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ATSE column

Securing Our Digital Future

By Mike Miller

Our digital future depends on preparing industry and society for change.

Today’s digital technologies are having a significant societal and economic impact within Australia. They are also acting as the basis of a newly emerging set of foundational technologies such as the Internet of Things, big data, machine learning and autonomous systems, which will disrupt every aspect of the economy.

We Need to Solve the Energy Trilemma Now

Credit: juanjo/Adobe

Credit: juanjo/Adobe

By Hugh Bradlow

The Finkel Review provides a roadmap to investment in clean energy technologies.

We have three goals for our energy supply, two of which are uncontroversial: deliver electricity at the lowest cost to consumers and businesses, and ensure that the supply is reliable and adequate. The third consideration – to reduce (indeed remove) greenhouse emissions from our electricity generators – turns the rational discussion on energy into an emotional debate.

“Clean” energy (generally from sun or wind) is currently more expensive than “dirty” energy from burning oil, coal or gas, all of which release CO2 into the atmosphere.

Steady Budget for Science and Technology

Science and Technology wins and losses in the 2017 Federal Budget.

The 2017 Federal Budget holds few surprises for science and technology and has left the sector waiting for further announcements on major reviews and roadmaps, Science & Technology Australia said today.

“We welcome strong new investment in researching and developing new advanced manufacturing technology, including a $20 million injection into the important Cooperative Research Centres program,” STA CEO Kylie Walker said following the release of the Budget.

Are Research Priorities Useful?

By Peter Laver

Research priorities can place a greater emphasis on inputs than the potential outcomes.

Most government research funding programs are ostensibly guided by some set of priorities, mainly based on the National Science and Research Priorities or potential linkages with one of the Industry Growth Centres.

Changing the Way We Do Things

By Kathryn Fagg

We need to have a critical mass of women in key roles.

As we seek to increase gender diversity and create more opportunities for talented women, we need to be aware that we are looking to change the way things are done, which can be uncomfortable.

We want to create a better society for Australians, and that means we have to draw on all the talent that is available, both men and women, but be respectful and consider others’ views as we seek to bring about change. We will have a better society when we fully draw on the talent of all of our people.

Research Needs a New Narrative

By Tanya Monro

Research is a tapestry of creativity that enriches the society in which we live.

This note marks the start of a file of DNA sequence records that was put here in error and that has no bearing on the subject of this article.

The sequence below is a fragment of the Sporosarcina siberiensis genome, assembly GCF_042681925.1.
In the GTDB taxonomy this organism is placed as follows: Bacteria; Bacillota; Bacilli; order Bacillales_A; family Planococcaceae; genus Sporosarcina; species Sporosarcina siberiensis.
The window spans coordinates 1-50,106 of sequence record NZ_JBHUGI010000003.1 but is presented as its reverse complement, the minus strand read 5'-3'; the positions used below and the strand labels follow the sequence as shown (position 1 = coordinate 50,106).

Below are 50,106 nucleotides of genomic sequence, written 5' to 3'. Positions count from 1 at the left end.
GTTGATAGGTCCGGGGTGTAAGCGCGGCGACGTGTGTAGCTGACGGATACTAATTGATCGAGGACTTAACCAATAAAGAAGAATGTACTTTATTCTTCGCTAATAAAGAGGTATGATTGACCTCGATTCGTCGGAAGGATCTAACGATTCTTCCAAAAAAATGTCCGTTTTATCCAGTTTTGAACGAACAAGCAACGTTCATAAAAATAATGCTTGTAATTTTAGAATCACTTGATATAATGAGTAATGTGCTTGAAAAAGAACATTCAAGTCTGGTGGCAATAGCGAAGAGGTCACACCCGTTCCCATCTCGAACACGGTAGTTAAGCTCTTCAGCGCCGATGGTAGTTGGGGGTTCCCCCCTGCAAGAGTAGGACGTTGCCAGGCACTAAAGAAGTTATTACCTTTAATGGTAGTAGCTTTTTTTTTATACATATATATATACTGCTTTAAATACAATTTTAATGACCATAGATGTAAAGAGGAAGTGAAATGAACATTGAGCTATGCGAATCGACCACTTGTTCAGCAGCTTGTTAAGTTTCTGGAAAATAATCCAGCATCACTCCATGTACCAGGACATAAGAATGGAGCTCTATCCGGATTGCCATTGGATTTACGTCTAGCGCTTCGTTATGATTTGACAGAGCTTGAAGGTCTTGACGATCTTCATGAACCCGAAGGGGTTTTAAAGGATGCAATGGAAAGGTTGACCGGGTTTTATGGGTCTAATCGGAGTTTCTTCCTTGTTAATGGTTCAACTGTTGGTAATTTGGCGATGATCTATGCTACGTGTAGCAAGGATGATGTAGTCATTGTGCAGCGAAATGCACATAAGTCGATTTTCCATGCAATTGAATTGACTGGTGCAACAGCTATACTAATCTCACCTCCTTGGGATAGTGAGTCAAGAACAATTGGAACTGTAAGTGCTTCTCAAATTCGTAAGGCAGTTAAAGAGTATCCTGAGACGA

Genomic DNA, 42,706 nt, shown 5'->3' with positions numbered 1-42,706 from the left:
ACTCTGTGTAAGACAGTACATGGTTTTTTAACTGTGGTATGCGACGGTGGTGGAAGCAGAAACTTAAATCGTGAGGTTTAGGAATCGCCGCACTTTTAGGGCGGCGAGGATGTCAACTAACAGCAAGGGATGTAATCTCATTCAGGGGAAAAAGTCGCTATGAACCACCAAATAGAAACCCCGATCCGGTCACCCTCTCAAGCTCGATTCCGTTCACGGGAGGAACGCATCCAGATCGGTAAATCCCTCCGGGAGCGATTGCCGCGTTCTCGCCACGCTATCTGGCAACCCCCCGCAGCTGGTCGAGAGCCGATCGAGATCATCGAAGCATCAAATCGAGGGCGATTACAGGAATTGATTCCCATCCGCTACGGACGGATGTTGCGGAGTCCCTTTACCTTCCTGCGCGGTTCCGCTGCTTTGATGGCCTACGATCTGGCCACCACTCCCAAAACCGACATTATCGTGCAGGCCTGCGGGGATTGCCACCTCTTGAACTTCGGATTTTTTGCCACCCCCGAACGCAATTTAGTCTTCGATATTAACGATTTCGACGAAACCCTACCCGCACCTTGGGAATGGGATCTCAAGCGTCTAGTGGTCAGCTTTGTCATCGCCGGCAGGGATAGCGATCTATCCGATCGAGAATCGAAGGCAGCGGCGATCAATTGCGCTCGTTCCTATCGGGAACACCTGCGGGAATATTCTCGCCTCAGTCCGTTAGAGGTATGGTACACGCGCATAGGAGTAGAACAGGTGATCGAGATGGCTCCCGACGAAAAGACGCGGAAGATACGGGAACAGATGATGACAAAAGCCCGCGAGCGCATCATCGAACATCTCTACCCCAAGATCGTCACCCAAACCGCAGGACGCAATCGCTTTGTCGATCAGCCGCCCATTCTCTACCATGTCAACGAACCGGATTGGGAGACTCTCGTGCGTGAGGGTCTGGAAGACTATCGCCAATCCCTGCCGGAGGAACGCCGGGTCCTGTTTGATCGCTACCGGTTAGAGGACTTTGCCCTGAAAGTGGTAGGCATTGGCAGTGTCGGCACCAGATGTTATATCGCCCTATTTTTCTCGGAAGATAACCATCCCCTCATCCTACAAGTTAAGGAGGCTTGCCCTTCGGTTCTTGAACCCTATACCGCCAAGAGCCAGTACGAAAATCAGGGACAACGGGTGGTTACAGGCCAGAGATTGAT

Research is all about asking questions. What separates good research from great research is the quality and nature of the question.

What drives researchers? What shapes their questions? Does it matter?

In recent years the Australian research ecosystem has been in the grip of a debate about the impact of the research we do and what can be done to remedy the relatively poor engagement between our industries and our universities, according to OECD reports.

What’s Ahead for the Minerals Industry?

By Denise Goldsworthy

Significant innovation is a must to satisfy mining regulators and communities.

Australian miners are known for digging things up and shipping them overseas. We do it at scale, and in many cases at lower cost than our international competitors.

However, mining in Australia is becoming increasingly difficult. The large, low-cost, Tier 1 deposits are in some cases nearing depletion, and the limited discoveries of replacement resources are bringing challenges of deeper, wetter and lower-grade ore.

Financial margins will always be low which, with the increasing requirements of regulators and communities, means significant innovation is necessary.

Cost, Reliability and Scale: Can Renewables Deliver?

By Tom Biegler

The science of climate change is more certain than the economics of how to tackle it.

Economics, and not science, will dominate the future political debate about climate change. The reason is simple – the science is more certain than the economics.

Scientific knowledge about carbon dioxide as a greenhouse gas has a long and respectable history. The 43% increase in atmospheric CO2 caused by fossil fuel combustion since the industrial revolution is undisputed. It’s prudent, at the very least, to accept that CO2 emissions affect climate.

So the question is not whether to reduce emissions but how. Economics will determine the answer.

We Need Better Infrastructure Decisions and Planning

By David Singleton

Leaders must think strategically about how to plan, fund and implement infrastructure projects.

The pace at which urban development is happening across the world in the 21st century is intense. Highly concentrated demographic growth in cities is one of greatest challenges our leaders face as they look to protect the future of their nations in the face of the global sustainability challenge.

Can Australia Meet the Paris Climate Challenge?

By Graeme Pearman

We need to accelerate our efforts to reduce greenhouse gas emissions.

Meeting the Paris goal of limiting global warming to 2°C or less will require a massive reduction in Australia’s greenhouse gas emissions and a much steeper emission reductions trajectory than is commonly assumed.

Much of Australia’s fossil fuel resources – coal, oil and gas – will need to remain safely sequestered in the ground. Energy will become more expensive. Society will adapt by rapidly expanding renewables and becoming more energy efficient.